Since the 1940s, the library has used a number of buildings to serve as storage facilities, but now we are entering the final phase of a long term project to consolidate our offsite storage space in the City of Boston Archival Center, located at 201 Rivermoor Street in West Roxbury. When completed, much of the library’s special research collection will be stored in a secure climate controlled state-of-the-art facility that will enhance the efficient storage and retrieval of books, journals, newspapers, maps, films, and archival materials. The facility is based on a high-density shelving plan and is designed around the “Harvard model” in which materials are shelved according to size. Barcodes are assigned to match each item with a specific location on a shelf. Requested materials will be retrieved by staff and delivered to the Central Library or, for some titles, to a branch location. Occasionally, if a large collection is requested, users will be welcomed to the spacious reading room which is shared with the City of Boston Archives.
For those interested in local history, the facility will be most convenient as they pursue their research into the history and culture of Boston.
The next Compass Roundtable will take place on Monday, October 1, at 6 p.m. at the Honan-Allston Branch.
On October 1, join in a discussion about the Center of Knowledge principle with Chief of Collections Strategy Laura Irmscher and Manager of Reference & Instruction Services Gianna Gifford.
The Center of Knowledge principle states: The BPL is a center of knowledge that serves researchers, lifelong learners, and the intellectually curious through its incomparable collections, digital resources, and access to other scholarly networks.
The planned outcomes under the Center of Knowledge principle are:
- Develop community-responsive and neighborhood-reflective circulating collections.
- Develop and support a public training program that meets the needs of a wide range of communities.
- Support the research, scholastic, and literacy needs of the City and Commonwealth.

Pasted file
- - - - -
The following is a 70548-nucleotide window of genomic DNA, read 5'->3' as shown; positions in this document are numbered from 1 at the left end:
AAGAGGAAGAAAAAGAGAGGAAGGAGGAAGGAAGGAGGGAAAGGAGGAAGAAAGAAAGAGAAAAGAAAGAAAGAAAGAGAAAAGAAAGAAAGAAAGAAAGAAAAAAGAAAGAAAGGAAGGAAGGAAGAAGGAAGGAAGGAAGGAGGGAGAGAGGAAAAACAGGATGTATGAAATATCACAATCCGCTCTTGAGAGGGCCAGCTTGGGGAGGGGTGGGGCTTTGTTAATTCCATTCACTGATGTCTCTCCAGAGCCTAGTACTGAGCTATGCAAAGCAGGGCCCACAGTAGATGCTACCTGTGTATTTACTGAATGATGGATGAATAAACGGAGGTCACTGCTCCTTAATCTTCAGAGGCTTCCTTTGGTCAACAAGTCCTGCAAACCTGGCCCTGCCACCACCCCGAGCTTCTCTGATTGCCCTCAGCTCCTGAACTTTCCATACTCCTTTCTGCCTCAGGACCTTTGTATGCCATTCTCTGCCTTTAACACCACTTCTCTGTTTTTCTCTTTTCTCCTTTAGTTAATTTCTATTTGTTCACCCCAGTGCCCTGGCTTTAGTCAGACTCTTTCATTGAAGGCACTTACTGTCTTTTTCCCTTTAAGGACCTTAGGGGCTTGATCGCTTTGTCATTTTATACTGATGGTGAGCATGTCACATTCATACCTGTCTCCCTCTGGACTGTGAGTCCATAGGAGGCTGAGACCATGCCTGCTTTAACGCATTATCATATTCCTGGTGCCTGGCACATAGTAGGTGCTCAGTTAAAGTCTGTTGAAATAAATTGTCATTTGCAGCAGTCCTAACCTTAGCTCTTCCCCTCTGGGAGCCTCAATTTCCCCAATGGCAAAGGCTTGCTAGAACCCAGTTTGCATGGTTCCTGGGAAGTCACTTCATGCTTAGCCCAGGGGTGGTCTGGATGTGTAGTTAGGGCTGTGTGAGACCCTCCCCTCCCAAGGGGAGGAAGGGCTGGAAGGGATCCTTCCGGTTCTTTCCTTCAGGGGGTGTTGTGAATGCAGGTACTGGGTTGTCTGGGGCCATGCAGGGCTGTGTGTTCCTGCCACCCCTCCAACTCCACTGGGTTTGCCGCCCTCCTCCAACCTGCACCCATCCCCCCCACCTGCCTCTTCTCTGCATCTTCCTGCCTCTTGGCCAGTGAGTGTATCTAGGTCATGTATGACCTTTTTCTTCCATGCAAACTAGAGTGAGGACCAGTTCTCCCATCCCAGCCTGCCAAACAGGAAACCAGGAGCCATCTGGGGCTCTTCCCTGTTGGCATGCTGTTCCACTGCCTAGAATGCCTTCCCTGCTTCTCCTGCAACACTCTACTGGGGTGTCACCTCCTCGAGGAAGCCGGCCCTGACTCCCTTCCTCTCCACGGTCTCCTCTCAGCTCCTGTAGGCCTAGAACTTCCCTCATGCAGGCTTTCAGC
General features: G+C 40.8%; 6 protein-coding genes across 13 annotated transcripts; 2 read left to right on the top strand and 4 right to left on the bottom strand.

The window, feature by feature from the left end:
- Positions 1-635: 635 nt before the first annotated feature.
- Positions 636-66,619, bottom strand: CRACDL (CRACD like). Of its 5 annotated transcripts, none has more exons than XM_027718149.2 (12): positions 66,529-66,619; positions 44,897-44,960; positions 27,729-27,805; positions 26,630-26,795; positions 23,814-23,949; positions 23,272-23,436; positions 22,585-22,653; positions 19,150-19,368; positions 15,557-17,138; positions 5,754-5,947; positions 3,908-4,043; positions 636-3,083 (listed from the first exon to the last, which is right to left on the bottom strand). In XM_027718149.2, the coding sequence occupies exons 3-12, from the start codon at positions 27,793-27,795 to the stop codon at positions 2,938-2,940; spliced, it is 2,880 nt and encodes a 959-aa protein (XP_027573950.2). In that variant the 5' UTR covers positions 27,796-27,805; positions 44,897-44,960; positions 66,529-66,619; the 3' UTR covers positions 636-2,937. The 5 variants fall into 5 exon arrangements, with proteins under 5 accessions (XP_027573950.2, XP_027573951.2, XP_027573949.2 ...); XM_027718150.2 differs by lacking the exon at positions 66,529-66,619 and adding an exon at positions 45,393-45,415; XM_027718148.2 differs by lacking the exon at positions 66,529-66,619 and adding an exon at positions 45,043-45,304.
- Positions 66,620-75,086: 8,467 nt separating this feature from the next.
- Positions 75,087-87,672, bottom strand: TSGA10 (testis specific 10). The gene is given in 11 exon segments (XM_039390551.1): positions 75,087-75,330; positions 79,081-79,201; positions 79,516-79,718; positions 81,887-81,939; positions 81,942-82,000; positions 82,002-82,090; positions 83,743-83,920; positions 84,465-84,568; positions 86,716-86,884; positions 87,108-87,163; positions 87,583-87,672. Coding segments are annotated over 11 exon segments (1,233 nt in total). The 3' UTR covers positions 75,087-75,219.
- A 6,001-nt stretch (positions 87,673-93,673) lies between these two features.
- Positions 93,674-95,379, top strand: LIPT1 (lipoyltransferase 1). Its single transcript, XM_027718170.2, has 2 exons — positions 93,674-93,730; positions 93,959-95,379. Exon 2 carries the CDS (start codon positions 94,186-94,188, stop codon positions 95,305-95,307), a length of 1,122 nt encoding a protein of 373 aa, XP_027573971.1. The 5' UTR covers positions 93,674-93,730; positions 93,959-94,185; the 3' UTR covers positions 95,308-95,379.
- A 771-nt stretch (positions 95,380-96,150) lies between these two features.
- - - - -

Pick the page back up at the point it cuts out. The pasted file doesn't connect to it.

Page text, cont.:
Download the PDF version of the October 1 Compass Roundtable flyer.
If you are not able to joins us in person in October, you are always welcome to leave a comment on this blog or send an email to email@example.com with your ideas. There are three more roundtables to come:
- November 2012: Special Collections. The BPL is committed to the ongoing development and preservation of its distinctive special collections, which provide citizens from all walks of life with access to their common cultural heritage.
- January 2013: Community Gathering. The BPL exists to serve and sustain communities that foster discovery, reading, thinking, conversing, teaching, and learning, in accessible, sustainable, and welcoming facilities throughout the City, as well as with an engaging online presence.
- March 2013: User-Centered Institution. The BPL is a user-centered institution with services that anticipate and respond to neighborhood interests and the changing demographics of the City and Commonwealth.
Specific dates, times, and locations will be published for the remaining three roundtables as soon as they are available.
Profiles – James Carroll, Writer; Former Trustee, Boston Public Library; Chair, BPL Compass CommitteePosted on August 22nd, 2012 by Gina Perille in Profiles